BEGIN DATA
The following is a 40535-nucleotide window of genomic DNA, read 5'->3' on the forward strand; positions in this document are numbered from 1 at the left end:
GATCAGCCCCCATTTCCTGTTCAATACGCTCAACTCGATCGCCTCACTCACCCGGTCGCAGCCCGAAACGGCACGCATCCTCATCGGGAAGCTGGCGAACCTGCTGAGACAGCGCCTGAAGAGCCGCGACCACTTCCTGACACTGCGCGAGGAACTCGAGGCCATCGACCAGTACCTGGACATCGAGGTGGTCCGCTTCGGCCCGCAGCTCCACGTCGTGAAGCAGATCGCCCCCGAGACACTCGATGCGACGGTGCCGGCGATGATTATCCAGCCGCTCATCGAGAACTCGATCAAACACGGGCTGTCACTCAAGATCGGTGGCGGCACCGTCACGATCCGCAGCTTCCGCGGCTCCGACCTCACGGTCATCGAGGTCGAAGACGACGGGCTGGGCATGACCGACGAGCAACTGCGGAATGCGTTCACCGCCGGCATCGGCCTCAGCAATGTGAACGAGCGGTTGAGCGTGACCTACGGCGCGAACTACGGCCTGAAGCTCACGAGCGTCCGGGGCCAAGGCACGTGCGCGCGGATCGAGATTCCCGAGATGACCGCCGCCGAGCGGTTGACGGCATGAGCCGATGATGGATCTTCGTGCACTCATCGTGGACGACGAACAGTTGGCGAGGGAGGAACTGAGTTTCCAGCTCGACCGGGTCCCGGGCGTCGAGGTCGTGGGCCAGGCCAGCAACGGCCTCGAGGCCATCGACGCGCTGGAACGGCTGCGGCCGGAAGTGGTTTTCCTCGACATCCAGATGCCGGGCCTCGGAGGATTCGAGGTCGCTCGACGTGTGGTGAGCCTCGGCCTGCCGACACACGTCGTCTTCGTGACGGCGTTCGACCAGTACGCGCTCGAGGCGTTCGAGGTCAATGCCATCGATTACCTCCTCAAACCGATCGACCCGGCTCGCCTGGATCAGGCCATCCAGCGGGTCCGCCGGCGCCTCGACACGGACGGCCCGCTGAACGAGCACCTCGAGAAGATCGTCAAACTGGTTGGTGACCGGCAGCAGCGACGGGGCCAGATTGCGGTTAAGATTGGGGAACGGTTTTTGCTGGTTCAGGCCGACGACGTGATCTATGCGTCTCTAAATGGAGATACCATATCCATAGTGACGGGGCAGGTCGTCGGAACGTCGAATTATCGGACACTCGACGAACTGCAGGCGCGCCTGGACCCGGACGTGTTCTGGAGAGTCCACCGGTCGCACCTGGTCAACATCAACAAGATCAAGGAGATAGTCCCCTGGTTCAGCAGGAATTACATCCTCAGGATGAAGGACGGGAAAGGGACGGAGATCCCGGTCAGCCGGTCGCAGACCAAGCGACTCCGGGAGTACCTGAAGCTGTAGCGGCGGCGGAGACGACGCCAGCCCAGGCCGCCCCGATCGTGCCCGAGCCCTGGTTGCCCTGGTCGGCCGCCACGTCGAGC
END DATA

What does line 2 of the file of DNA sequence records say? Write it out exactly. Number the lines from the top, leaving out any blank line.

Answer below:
GATCAGCCCCCATTTCCTGTTCAATACGCTCAACTCGATCGCCTCACTCACCCGGTCGCAGCCCGAAACGGCACGCATCCTCATCGGGAAGCTGGCGAACCTGCTGAGACAGCGCCTGAAGAGCCGCGACCACTTCCTGACACTGCGCGAGGAACTCGAGGCCATCGACCAGTACCTGGACATCGAGGTGGTCCGCTTCGGCCCGCAGCTCCACGTCGTGAAGCAGATCGCCCCCGAGACACTCGATGCGACGGTGCCGGCGATGATTATCCAGCCGCTCATCGAGAACTCGATCAAACACGGGCTGTCACTCAAGATCGGTGGCGGCACCGTCACGATCCGCAGCTTCCGCGGCTCCGACCTCACGGTCATCGAGGTCGAAGACGACGGGCTGGGCATGACCGACGAGCAACTGCGGAATGCGTTCACCGCCGGCATCGGCCTCAGCAATGTGAACGAGCGGTTGAGCGTGACCTACGGCGCGAACTACGGCCTGAAGCTCACGAGCGTCCGGGGCCAAGGCACGTGCGCGCGGATCGAGATTCCCGAGATGACCGCCGCCGAGCGGTTGACGGCATGAGCCGATGATGGATCTTCGTGCACTCATCGTGGACGACGAACAGTTGGCGAGGGAGGAACTGAGTTTCCAGCTCGACCGGGTCCCGGGCGTCGAGGTCGTGGGCCAGGCCAGCAACGGCCTCGAGGCCATCGACGCGCTGGAACGGCTGCGGCCGGAAGTGGTTTTCCTCGACATCCAGATGCCGGGCCTCGGAGGATTCGAGGTCGCTCGACGTGTGGTGAGCCTCGGCCTGCCGACACACGTCGTCTTCGTGACGGCGTTCGACCAGTACGCGCTCGAGGCGTTCGAGGTCAATGCCATCGATTACCTCCTCAAACCGATCGACCCGGCTCGCCTGGATCAGGCCATCCAGCGGGTCCGCCGGCGCCTCGACACGGACGGCCCGCTGAACGAGCACCTCGAGAAGATCGTCAAACTGGTTGGTGACCGGCAGCAGCGACGGGGCCAGATTGCGGTTAAGATTGGGGAACGGTTTTTGCTGGTTCAGGCCGACGACGTGATCTATGCGTCTCTAAATGGAGATACCATATCCATAGTGACGGGGCAGGTCGTCGGAACGTCGAATTATCGGACACTCGACGAACTGCAGGCGCGCCTGGACCCGGACGTGTTCTGGAGAGTCCACCGGTCGCACCTGGTCAACATCAACAAGATCAAGGAGATAGTCCCCTGGTTCAGCAGGAATTACATCCTCAGGATGAAGGACGGGAAAGGGACGGAGATCCCGGTCAGCCGGTCGCAGACCAAGCGACTCCGGGAGTACCTGAAGCTGTAGCGGCGGCGGAGACGACGCCAGCCCAGGCCGCCCCGATCGTGCCCGAGCCCTGGTTGCCCTGGTCGGCCGCCACGTCGAGC